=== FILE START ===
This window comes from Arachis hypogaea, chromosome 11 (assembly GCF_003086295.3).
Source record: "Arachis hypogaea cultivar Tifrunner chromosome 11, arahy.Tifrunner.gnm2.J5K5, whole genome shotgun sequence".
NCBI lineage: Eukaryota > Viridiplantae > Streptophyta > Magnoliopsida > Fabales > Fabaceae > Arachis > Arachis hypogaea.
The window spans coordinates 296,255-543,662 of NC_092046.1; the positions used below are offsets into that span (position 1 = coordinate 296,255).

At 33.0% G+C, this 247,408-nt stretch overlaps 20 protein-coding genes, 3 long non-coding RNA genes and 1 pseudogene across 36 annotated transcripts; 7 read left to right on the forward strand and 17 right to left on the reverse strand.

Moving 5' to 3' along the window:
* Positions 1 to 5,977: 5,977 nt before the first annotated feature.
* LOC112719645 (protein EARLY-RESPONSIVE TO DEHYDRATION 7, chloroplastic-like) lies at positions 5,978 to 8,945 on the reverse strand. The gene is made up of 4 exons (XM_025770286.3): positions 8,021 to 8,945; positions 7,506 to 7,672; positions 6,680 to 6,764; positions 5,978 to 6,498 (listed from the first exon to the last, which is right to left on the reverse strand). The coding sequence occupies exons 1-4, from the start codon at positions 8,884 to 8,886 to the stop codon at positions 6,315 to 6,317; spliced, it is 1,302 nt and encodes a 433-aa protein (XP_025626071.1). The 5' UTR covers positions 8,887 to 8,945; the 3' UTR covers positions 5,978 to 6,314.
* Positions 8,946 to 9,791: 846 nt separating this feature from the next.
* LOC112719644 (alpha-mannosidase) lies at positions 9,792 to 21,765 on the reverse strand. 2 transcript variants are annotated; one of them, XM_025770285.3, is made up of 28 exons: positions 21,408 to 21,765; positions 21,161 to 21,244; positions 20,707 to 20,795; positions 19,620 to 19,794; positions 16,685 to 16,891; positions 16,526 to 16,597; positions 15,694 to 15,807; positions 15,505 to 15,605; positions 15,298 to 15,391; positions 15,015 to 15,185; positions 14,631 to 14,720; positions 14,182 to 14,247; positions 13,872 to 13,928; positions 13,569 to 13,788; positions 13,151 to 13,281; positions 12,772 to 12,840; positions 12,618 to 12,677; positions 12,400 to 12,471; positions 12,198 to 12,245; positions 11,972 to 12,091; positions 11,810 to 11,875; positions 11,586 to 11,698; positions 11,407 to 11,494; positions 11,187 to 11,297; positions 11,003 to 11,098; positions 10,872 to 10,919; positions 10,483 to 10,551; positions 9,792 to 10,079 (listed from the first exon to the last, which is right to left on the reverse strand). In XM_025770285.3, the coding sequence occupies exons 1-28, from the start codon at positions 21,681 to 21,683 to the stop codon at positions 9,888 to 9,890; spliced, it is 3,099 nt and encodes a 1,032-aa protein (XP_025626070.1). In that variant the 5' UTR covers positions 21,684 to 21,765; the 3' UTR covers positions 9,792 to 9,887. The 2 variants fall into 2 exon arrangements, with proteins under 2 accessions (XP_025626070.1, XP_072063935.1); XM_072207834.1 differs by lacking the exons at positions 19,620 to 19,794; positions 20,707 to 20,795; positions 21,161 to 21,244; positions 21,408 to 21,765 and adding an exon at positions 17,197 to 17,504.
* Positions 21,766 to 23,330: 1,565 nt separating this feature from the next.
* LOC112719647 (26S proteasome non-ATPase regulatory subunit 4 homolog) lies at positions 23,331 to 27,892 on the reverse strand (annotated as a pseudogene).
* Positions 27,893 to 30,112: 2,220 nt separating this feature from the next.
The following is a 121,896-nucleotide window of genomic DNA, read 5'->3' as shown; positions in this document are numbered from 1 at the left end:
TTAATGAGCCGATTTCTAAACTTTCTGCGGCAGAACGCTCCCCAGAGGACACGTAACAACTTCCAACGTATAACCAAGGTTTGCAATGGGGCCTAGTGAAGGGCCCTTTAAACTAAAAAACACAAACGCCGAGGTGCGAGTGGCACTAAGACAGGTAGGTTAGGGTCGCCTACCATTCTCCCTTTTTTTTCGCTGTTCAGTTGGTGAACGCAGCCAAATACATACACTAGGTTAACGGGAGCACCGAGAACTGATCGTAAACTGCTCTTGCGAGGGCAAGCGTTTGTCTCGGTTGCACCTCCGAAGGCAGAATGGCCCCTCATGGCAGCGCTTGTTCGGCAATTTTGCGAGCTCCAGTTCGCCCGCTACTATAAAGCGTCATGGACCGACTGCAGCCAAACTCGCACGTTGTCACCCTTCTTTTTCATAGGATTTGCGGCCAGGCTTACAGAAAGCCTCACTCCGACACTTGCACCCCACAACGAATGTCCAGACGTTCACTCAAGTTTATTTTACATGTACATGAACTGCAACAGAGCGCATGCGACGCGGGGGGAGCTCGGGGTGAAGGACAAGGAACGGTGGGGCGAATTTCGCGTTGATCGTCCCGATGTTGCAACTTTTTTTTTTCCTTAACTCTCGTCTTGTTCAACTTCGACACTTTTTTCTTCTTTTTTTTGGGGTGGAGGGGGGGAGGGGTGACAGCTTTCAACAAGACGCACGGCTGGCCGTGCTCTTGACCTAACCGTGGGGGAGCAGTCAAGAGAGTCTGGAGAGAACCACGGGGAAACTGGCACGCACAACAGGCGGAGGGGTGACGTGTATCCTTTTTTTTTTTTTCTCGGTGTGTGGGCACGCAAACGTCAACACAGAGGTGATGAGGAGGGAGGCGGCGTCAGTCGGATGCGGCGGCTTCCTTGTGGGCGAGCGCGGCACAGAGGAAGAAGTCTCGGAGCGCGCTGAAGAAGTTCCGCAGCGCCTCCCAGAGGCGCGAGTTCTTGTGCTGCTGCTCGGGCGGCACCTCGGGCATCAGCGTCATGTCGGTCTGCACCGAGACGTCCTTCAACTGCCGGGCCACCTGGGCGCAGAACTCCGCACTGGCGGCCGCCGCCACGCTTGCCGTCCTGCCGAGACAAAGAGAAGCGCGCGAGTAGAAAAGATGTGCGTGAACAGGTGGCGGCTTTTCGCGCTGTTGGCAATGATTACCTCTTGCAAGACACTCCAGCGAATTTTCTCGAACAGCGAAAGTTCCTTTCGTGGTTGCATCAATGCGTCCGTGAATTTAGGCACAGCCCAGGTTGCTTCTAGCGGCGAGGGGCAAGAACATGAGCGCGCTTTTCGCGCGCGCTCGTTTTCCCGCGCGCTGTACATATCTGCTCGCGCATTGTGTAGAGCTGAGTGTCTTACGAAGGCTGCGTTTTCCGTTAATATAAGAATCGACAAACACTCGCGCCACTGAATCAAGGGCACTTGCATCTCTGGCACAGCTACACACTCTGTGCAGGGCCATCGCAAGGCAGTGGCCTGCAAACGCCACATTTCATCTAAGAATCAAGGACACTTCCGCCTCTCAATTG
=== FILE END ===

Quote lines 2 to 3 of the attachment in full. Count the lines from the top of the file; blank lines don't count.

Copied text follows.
Source record: "Arachis hypogaea cultivar Tifrunner chromosome 11, arahy.Tifrunner.gnm2.J5K5, whole genome shotgun sequence".
NCBI lineage: Eukaryota > Viridiplantae > Streptophyta > Magnoliopsida > Fabales > Fabaceae > Arachis > Arachis hypogaea.